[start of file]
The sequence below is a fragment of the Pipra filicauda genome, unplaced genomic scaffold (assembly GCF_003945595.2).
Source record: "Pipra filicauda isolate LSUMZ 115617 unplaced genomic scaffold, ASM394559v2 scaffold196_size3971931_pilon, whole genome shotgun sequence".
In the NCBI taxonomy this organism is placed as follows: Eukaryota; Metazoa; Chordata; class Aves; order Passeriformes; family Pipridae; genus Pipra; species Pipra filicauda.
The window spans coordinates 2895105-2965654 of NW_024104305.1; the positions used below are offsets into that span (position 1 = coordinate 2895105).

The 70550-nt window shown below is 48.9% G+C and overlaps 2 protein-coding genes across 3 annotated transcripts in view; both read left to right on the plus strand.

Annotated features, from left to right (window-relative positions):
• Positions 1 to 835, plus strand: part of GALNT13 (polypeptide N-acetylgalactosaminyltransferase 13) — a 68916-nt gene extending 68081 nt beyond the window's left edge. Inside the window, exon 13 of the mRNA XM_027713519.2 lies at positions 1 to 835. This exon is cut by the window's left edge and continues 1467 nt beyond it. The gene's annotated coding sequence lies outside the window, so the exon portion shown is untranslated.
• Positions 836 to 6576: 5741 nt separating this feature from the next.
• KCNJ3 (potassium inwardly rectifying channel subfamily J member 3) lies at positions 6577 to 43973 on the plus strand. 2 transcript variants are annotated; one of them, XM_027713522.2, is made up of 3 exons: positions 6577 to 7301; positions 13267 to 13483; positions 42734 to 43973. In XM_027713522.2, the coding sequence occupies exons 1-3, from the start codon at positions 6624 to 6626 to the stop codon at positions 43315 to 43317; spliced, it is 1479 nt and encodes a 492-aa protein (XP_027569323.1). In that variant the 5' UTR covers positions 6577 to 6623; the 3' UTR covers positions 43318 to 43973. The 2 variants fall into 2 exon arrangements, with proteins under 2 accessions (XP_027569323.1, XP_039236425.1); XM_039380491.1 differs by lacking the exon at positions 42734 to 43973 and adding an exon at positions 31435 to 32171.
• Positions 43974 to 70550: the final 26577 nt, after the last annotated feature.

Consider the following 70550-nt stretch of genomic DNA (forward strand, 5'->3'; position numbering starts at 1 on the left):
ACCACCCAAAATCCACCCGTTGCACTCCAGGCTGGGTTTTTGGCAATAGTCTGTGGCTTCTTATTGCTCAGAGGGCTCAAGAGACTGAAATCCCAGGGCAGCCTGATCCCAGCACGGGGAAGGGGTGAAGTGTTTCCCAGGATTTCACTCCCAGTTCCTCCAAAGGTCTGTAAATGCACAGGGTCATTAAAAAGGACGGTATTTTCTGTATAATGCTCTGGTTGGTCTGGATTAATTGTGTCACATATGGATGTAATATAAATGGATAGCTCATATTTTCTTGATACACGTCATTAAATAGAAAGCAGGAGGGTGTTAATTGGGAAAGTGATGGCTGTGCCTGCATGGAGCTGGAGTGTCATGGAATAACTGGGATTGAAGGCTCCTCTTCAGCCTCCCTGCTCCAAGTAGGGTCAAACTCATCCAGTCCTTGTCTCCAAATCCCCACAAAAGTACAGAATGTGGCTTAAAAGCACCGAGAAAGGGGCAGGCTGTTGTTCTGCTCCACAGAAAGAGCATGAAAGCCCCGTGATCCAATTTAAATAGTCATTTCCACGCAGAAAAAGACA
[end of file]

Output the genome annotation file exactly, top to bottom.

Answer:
The sequence below is a fragment of the Pipra filicauda genome, unplaced genomic scaffold (assembly GCF_003945595.2).
Source record: "Pipra filicauda isolate LSUMZ 115617 unplaced genomic scaffold, ASM394559v2 scaffold196_size3971931_pilon, whole genome shotgun sequence".
In the NCBI taxonomy this organism is placed as follows: Eukaryota; Metazoa; Chordata; class Aves; order Passeriformes; family Pipridae; genus Pipra; species Pipra filicauda.
The window spans coordinates 2895105-2965654 of NW_024104305.1; the positions used below are offsets into that span (position 1 = coordinate 2895105).

The 70550-nt window shown below is 48.9% G+C and overlaps 2 protein-coding genes across 3 annotated transcripts in view; both read left to right on the plus strand.

Annotated features, from left to right (window-relative positions):
• Positions 1 to 835, plus strand: part of GALNT13 (polypeptide N-acetylgalactosaminyltransferase 13) — a 68916-nt gene extending 68081 nt beyond the window's left edge. Inside the window, exon 13 of the mRNA XM_027713519.2 lies at positions 1 to 835. This exon is cut by the window's left edge and continues 1467 nt beyond it. The gene's annotated coding sequence lies outside the window, so the exon portion shown is untranslated.
• Positions 836 to 6576: 5741 nt separating this feature from the next.
• KCNJ3 (potassium inwardly rectifying channel subfamily J member 3) lies at positions 6577 to 43973 on the plus strand. 2 transcript variants are annotated; one of them, XM_027713522.2, is made up of 3 exons: positions 6577 to 7301; positions 13267 to 13483; positions 42734 to 43973. In XM_027713522.2, the coding sequence occupies exons 1-3, from the start codon at positions 6624 to 6626 to the stop codon at positions 43315 to 43317; spliced, it is 1479 nt and encodes a 492-aa protein (XP_027569323.1). In that variant the 5' UTR covers positions 6577 to 6623; the 3' UTR covers positions 43318 to 43973. The 2 variants fall into 2 exon arrangements, with proteins under 2 accessions (XP_027569323.1, XP_039236425.1); XM_039380491.1 differs by lacking the exon at positions 42734 to 43973 and adding an exon at positions 31435 to 32171.
• Positions 43974 to 70550: the final 26577 nt, after the last annotated feature.

Consider the following 70550-nt stretch of genomic DNA (forward strand, 5'->3'; position numbering starts at 1 on the left):
ACCACCCAAAATCCACCCGTTGCACTCCAGGCTGGGTTTTTGGCAATAGTCTGTGGCTTCTTATTGCTCAGAGGGCTCAAGAGACTGAAATCCCAGGGCAGCCTGATCCCAGCACGGGGAAGGGGTGAAGTGTTTCCCAGGATTTCACTCCCAGTTCCTCCAAAGGTCTGTAAATGCACAGGGTCATTAAAAAGGACGGTATTTTCTGTATAATGCTCTGGTTGGTCTGGATTAATTGTGTCACATATGGATGTAATATAAATGGATAGCTCATATTTTCTTGATACACGTCATTAAATAGAAAGCAGGAGGGTGTTAATTGGGAAAGTGATGGCTGTGCCTGCATGGAGCTGGAGTGTCATGGAATAACTGGGATTGAAGGCTCCTCTTCAGCCTCCCTGCTCCAAGTAGGGTCAAACTCATCCAGTCCTTGTCTCCAAATCCCCACAAAAGTACAGAATGTGGCTTAAAAGCACCGAGAAAGGGGCAGGCTGTTGTTCTGCTCCACAGAAAGAGCATGAAAGCCCCGTGATCCAATTTAAATAGTCATTTCCACGCAGAAAAAGACA